Who is Empowered? Ourselves or the ‘Things’?

What if I told you that you could use the internet to track your elderly grandmother’s movements to ensure that she was alive and well? Or that you’re near-full garbage bin could signal to the garbage depot that it’s time to stop by for a collection? What if you’d forgotten to take your daily medication and a sensor in the bottle itself could send you a friendly text as a reminder? To me, these applications of technology seem like an odd combination of the Truman Show and sci-fi madness, when in reality these particular connections already exist.

These relationships rely on what has been termed the ‘Internet of Things’, where internet connections are bringing previously passive objects to life through the use of networked sensors and RFID tags. Bleecker (2006) refers to these connected objects as Blogjects – blogging objects – and suggests that once the objects are connected to the internet, they become enrolled as active participants contributing to social exchange and conversation.

In a society alarmed by the marketing data collection of platforms such as Facebook, we can be assured that the internet of things is at the heart of privacy and security concerns.

With these networked sensors and tags already finding their way into cars, household appliances and clothing for tracking and monitoring purposes, consider what digital footprints are being left behind by consumers. As Bleecker (2006) puts it ‘where our blogjects go, someone always knows’.

No longer will it simply be our age, postcode, and comparably trivial private information that is available as data, it will be our travel routes and destinations, the time we leave for work and arrive home, what we have for dinner, when, with whom and so on and so forth.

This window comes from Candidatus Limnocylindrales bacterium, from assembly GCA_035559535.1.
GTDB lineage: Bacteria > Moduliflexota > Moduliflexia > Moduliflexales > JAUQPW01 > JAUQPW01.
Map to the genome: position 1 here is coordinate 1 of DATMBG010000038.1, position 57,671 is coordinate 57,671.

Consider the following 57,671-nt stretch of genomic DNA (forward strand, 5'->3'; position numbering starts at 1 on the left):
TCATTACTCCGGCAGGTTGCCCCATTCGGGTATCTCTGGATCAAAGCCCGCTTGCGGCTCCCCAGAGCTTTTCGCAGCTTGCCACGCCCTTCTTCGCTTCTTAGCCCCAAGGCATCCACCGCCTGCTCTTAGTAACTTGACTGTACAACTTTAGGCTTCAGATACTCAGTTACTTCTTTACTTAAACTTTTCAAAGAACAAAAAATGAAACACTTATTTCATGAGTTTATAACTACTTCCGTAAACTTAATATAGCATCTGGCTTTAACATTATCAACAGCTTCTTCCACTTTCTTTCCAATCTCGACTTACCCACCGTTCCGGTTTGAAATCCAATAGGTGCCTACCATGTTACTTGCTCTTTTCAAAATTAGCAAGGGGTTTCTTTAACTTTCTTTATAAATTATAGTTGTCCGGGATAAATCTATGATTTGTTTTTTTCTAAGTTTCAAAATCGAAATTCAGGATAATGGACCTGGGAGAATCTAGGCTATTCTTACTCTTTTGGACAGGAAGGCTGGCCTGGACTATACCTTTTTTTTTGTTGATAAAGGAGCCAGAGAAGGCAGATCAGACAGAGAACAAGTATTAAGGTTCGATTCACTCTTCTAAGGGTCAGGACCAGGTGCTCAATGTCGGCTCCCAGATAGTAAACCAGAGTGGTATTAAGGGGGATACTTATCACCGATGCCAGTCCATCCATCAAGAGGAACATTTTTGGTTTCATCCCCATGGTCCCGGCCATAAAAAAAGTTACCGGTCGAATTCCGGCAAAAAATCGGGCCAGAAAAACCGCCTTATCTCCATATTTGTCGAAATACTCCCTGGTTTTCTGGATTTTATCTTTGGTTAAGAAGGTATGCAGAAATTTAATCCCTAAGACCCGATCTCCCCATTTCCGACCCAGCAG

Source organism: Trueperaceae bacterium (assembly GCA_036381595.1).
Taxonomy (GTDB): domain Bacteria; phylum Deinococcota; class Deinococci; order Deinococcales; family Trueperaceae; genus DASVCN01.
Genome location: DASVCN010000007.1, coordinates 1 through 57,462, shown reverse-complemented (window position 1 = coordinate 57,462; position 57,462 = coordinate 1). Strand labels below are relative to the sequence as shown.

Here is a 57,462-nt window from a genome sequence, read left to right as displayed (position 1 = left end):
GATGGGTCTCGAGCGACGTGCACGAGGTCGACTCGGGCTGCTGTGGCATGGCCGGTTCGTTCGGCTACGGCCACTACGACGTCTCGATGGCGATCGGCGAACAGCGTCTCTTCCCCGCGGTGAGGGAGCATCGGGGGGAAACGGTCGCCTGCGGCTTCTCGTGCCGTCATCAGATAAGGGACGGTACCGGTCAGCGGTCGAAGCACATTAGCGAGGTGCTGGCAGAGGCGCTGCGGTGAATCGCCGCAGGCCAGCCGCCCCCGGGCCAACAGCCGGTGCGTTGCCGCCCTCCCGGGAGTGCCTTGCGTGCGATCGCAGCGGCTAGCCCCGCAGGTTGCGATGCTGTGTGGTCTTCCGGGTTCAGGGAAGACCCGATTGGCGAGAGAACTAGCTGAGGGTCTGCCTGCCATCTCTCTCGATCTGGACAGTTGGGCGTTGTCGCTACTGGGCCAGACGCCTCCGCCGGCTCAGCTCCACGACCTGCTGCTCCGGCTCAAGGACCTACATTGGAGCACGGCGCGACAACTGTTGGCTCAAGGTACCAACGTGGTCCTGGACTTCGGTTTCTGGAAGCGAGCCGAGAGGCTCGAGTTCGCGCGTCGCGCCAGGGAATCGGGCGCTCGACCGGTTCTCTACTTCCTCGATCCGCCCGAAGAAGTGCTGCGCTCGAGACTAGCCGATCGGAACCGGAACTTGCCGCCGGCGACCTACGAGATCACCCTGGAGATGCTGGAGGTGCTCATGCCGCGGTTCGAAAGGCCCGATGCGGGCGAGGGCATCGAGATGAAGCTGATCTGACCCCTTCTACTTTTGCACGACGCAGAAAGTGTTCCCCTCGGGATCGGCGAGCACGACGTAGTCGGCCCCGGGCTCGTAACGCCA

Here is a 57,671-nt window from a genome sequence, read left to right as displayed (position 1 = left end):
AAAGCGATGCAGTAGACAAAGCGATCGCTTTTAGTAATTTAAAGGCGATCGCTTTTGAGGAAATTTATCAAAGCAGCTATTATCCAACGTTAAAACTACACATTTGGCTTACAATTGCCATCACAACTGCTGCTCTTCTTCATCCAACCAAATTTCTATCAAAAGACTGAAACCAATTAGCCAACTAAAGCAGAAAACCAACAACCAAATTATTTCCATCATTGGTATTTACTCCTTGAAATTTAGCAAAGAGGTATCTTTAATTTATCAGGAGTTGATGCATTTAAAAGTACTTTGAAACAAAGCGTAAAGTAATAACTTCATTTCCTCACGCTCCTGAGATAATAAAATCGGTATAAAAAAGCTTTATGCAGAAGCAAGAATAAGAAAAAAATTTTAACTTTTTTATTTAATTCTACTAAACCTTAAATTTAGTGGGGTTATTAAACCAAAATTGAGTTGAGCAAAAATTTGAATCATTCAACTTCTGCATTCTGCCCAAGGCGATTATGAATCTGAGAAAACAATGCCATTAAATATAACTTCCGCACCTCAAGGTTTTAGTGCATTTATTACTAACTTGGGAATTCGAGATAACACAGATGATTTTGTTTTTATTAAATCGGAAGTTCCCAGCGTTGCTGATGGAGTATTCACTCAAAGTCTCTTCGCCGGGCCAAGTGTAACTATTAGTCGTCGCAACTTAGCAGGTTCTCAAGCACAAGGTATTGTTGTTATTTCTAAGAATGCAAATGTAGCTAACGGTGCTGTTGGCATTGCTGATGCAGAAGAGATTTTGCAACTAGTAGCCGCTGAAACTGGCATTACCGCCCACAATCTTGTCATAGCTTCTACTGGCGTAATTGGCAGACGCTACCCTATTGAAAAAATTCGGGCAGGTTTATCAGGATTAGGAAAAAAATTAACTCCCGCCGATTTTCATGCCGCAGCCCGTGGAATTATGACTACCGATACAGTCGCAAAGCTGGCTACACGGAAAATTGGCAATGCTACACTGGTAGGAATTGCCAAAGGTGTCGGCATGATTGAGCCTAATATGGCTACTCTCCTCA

So what happens if this data falls into the wrong hands? What happens when the human population begins to behave differently when our every move is being monitored by physical objects in our homes, in public and out of our direct control? Who exactly are we empowering by these connections, ourselves or the ‘things’?

References:

Bleecker, J 2006, ‘Why Things Matter’, A Manifesto for Networked Objects

 

A Battle of Philosophies: Why Android Will Triumph Over iOs

The battle between the two futures of the mobile net is raging and echoes the PC war of the 1990’s. As mobile connectivity is set to take precedence over desktop connectivity, this current battle is of equal importance. Call it what you will – it is the wage of war between Apple and Google or iOs and Android.

 

Personally, the choice between the two adversaries is not an easy one and the two dissimilar products feel so equal and adequate in terms of benefits and appeal.

In the final quarter of 2012, Android had secured 70% share of global smartphone sales, versus 21% for iOs. In statistics surrounding tablet choice however, iOs took the lead in 2012 with 53% share, leaving Android trailing close behind at 42% (McCracken 2013).

The battle between the two comes down to the contention of their creators’ philosophies. Steve Jobs created Apple with his core business model being based upon closed devices. Apple wanted control over not only the platform itself, but also the platform’s content and the consumer’s use of it.

Co-founder of Google, Larry Page, had a different plan. Through the purchase of Android, the company’s core products emphasized the flow of information and connectivity. Users could not only alter their devices how they saw fit, they could write their own software, using technologies in unpredictable new ways. With such connectivity and freedom, Android’s benefits are undeniably clear in an increasingly connected world.

So who will triumph? If current consumer statistics are anything to draw from, the future of mobile connectivity points to open and generative Android platforms. Perhaps we should consider the opposite occurring – a public shift towards iOs based on ease of use and aesthetics, leaving Android to the gamers and tech geek developers. It’s likely that Google will triumph in either situation. Why? For those consumers that opt for iOs, Google’s search engine is still likely to be their first point of call and as Daniel Roth (2008) explains, ‘if the only thing Android achieves is getting more people to spend more time online, then Google still profits. More users mean more people viewing pages with Google ads’.

Without a change in ideology, the longevity of iOs looks bleak. Put so eloquently by Derrick Brown (2013), ‘Android seems to be growing into the worm that eats the Apple’s core’.

References:

Brown, D 2013, The Epic Battle Between Apple & Google is All But Over – Who Won?, Read Write, weblog post, 17 May, viewed 20 October 2013.

McCracken, H 2013, Who’s Winning? iOs or Android? All the Numbers, All in One Place, Time, weblog post, 16 April, viewed 20 October 2013.

Roth, D 2008, ‘Google’s Open Source Android OS Will Free the Wireless Web’, Wired, 23 June, viewed 18 October 2013.